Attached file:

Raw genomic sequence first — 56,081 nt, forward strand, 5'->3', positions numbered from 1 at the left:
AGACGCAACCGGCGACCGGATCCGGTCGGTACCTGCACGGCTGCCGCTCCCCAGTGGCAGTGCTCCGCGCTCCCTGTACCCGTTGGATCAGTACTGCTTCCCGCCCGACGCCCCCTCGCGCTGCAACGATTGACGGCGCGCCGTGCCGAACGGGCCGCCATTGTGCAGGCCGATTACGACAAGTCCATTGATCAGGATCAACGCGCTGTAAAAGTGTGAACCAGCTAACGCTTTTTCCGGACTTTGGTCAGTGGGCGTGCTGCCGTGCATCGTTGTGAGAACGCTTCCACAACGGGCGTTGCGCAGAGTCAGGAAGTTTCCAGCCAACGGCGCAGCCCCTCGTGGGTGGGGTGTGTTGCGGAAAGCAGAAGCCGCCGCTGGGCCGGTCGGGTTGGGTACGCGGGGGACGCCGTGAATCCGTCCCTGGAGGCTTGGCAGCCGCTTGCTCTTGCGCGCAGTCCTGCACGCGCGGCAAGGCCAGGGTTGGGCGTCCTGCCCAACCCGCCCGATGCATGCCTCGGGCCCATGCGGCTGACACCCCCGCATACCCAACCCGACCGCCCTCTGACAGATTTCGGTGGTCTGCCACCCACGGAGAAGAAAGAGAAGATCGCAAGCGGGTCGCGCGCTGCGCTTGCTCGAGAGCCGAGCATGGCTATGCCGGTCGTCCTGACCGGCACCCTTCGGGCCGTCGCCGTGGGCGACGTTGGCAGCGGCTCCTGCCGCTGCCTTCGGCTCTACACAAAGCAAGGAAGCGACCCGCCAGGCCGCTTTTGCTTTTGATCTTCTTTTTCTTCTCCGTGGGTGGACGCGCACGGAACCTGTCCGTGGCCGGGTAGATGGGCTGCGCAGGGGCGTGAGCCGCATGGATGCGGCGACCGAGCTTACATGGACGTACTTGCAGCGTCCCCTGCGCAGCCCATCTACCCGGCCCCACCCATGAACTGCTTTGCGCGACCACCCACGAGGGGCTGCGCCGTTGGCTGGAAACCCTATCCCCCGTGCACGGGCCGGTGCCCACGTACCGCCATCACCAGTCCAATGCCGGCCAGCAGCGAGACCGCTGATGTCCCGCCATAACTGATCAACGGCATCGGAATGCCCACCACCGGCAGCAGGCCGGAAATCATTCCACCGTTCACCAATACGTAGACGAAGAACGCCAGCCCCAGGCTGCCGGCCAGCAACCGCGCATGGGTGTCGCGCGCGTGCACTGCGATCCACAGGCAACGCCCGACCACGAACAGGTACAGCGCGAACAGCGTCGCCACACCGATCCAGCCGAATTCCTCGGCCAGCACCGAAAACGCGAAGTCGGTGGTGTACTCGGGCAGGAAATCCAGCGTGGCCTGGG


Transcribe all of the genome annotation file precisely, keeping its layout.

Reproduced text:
Raw genomic sequence first — 56,081 nt, forward strand, 5'->3', positions numbered from 1 at the left:
AGACGCAACCGGCGACCGGATCCGGTCGGTACCTGCACGGCTGCCGCTCCCCAGTGGCAGTGCTCCGCGCTCCCTGTACCCGTTGGATCAGTACTGCTTCCCGCCCGACGCCCCCTCGCGCTGCAACGATTGACGGCGCGCCGTGCCGAACGGGCCGCCATTGTGCAGGCCGATTACGACAAGTCCATTGATCAGGATCAACGCGCTGTAAAAGTGTGAACCAGCTAACGCTTTTTCCGGACTTTGGTCAGTGGGCGTGCTGCCGTGCATCGTTGTGAGAACGCTTCCACAACGGGCGTTGCGCAGAGTCAGGAAGTTTCCAGCCAACGGCGCAGCCCCTCGTGGGTGGGGTGTGTTGCGGAAAGCAGAAGCCGCCGCTGGGCCGGTCGGGTTGGGTACGCGGGGGACGCCGTGAATCCGTCCCTGGAGGCTTGGCAGCCGCTTGCTCTTGCGCGCAGTCCTGCACGCGCGGCAAGGCCAGGGTTGGGCGTCCTGCCCAACCCGCCCGATGCATGCCTCGGGCCCATGCGGCTGACACCCCCGCATACCCAACCCGACCGCCCTCTGACAGATTTCGGTGGTCTGCCACCCACGGAGAAGAAAGAGAAGATCGCAAGCGGGTCGCGCGCTGCGCTTGCTCGAGAGCCGAGCATGGCTATGCCGGTCGTCCTGACCGGCACCCTTCGGGCCGTCGCCGTGGGCGACGTTGGCAGCGGCTCCTGCCGCTGCCTTCGGCTCTACACAAAGCAAGGAAGCGACCCGCCAGGCCGCTTTTGCTTTTGATCTTCTTTTTCTTCTCCGTGGGTGGACGCGCACGGAACCTGTCCGTGGCCGGGTAGATGGGCTGCGCAGGGGCGTGAGCCGCATGGATGCGGCGACCGAGCTTACATGGACGTACTTGCAGCGTCCCCTGCGCAGCCCATCTACCCGGCCCCACCCATGAACTGCTTTGCGCGACCACCCACGAGGGGCTGCGCCGTTGGCTGGAAACCCTATCCCCCGTGCACGGGCCGGTGCCCACGTACCGCCATCACCAGTCCAATGCCGGCCAGCAGCGAGACCGCTGATGTCCCGCCATAACTGATCAACGGCATCGGAATGCCCACCACCGGCAGCAGGCCGGAAATCATTCCACCGTTCACCAATACGTAGACGAAGAACGCCAGCCCCAGGCTGCCGGCCAGCAACCGCGCATGGGTGTCGCGCGCGTGCACTGCGATCCACAGGCAACGCCCGACCACGAACAGGTACAGCGCGAACAGCGTCGCCACACCGATCCAGCCGAATTCCTCGGCCAGCACCGAAAACGCGAAGTCGGTGGTGTACTCGGGCAGGAAATCCAGCGTGGCCTGGG